To achieve 60PPD per eye, the VR-1 uses two displays per eye instead of one. With that, the headset achieves a rate of 60 PPD at 30º at the Fovia (Point of Focus) and 15 PPD (normal VR) at the Periphery with around 87º of view. For the 60 PPD, a 1400x1600 AMOLED display is used. For the 15 PPD, a 1080p Micro-OLED is used. An Optical Combiner Mirror is then used to generate the final image. Aside from that, the headset also uses gaze tracking controls and interpolation that one can even see small details (like one's fingernails) at arms length. The two displays have to be sync accurately for the HMD to work as each display has different characteristics of it's own. The effect is to have an additive result where the blending of both, adds up into one smooth visual view.

From the VR-1, Varjo went a step higher with the XR-1 headset. This is where XR as a technology starts to shine. The XR-1 works just like the VR-1 but it has added components like 2x 12 megapix 90hz cameras for pass through/tracking use, a 1/3" 1.5 pica pixel sensor and an 82"x82" viewing angle. The visual delay is about less than 15 ms photon-to-photon rate. The depth sensor system also works in conjunction with the pass-through cameras.

Varjo XR-1

The XR headset combines both VR and AR into a smooth transitional rendering environment. When you put it on, you will see the room where you are courtesy of the cameras. But then you can manipulate your environment by adding VR rendered images to the reality you see, then eventually totally VR the whole surroundings should you want to do so. So you can sort of slide from AR to VR and back in less than 60 seconds. The result is amazing. Like walking into a Star Trek Holodeck with everything around changing into the battle of Gettysburg. Most developers use game engines like UNITY to create content for XR-VR mixed reality. Unity has the advantage of having a fast interaction rate (changes can be displayed swiftly in real-time) and has a lot of assets in it's store that can be available for immediate use.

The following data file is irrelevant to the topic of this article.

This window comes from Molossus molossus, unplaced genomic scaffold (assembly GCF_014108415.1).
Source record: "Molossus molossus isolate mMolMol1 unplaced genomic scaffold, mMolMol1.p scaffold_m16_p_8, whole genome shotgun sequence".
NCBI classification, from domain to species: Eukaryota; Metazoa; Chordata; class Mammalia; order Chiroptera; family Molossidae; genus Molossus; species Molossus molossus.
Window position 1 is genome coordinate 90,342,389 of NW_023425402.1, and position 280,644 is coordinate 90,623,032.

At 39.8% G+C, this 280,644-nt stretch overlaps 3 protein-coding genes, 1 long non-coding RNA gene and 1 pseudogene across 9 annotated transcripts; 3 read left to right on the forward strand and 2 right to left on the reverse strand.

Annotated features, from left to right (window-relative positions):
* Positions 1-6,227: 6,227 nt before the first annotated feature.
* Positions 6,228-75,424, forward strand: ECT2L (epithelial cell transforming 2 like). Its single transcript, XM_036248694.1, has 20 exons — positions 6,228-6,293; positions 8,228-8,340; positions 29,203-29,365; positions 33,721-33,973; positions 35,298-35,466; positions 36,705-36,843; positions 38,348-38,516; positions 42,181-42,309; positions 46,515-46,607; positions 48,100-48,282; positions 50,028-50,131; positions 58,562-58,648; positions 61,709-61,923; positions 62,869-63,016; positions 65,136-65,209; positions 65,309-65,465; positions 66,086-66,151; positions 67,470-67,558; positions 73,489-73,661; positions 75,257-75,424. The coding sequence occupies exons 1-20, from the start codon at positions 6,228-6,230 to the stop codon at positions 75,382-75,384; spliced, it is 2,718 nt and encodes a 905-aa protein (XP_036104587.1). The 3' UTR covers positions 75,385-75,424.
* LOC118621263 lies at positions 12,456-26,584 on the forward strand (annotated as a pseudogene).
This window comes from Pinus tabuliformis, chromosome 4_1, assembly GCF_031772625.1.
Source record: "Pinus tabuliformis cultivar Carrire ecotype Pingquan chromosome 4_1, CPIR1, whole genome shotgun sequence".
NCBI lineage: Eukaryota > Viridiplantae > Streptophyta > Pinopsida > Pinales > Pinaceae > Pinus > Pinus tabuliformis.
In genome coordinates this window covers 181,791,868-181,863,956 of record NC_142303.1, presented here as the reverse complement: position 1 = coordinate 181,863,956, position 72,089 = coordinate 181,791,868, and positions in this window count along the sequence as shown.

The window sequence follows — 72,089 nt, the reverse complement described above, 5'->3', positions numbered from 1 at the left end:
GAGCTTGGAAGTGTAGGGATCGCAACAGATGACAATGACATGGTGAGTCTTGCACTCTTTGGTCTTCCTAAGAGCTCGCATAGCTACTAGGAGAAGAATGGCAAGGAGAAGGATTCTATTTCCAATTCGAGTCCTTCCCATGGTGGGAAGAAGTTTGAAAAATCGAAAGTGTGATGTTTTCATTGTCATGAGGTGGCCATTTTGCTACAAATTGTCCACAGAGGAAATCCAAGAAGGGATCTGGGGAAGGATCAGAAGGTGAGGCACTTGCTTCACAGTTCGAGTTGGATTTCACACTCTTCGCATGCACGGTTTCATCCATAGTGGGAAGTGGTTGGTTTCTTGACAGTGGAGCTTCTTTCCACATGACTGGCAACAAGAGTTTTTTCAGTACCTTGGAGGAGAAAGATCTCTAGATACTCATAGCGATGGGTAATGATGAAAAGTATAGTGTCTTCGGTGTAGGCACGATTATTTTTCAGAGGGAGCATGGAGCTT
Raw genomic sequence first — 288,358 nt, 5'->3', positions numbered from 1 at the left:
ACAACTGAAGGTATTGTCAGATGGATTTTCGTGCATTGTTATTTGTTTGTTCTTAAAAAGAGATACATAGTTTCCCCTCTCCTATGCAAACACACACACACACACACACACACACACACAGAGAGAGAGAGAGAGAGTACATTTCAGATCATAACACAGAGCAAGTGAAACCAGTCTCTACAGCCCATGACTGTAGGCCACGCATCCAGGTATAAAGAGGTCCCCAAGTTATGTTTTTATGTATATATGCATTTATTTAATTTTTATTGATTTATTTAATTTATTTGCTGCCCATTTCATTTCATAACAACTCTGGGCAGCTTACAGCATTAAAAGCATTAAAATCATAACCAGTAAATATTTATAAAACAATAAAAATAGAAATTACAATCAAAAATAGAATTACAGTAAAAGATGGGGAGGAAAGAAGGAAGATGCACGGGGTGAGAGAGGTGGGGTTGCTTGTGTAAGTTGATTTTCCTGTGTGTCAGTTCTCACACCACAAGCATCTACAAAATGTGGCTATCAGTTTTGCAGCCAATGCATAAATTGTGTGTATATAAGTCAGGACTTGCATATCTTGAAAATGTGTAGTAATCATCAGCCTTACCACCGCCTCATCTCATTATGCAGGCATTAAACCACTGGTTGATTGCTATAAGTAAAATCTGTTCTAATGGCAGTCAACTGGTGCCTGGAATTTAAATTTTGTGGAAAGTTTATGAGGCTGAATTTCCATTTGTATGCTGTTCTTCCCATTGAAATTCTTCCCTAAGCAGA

XR-1 High End Mix Reality Demo

With the pass through features of the XR-1, the user can tweak the environment in real-time with the headset on. This allows one to see and operate the PC where the HMD is connected to, a pretty neat trick and tool for developers to render their VR environments while working on them.

Such is the potential of the XR-1 technology headset that if such capabilities would be used in developing games in the near future, playing around in an AR, VR or Mixed environment with the kind of visual quality akin to the real world (courtesy of the headsets 60PPD capability) would be like experiencing a game so visually realistic as if you are actually, in the real world. Think of playing Pokemon Go without holding a phone or tablet and moving from location to location (like in the movie Jumper) while actually being in your living room with the XR-1 or equivalent on. Unfortunately, the headsets are targeted currently and exclusively for both professional and industrial applications as they are too expensive for gaming and home use at the moment (around 6,000.00 USD and up). Nevertheless, with continued development into making the HMD more appropriate for the home and developers signing up to branch into the games market the gaming potential is astounding but for now, we can only wish, wait and dream for that near future to come.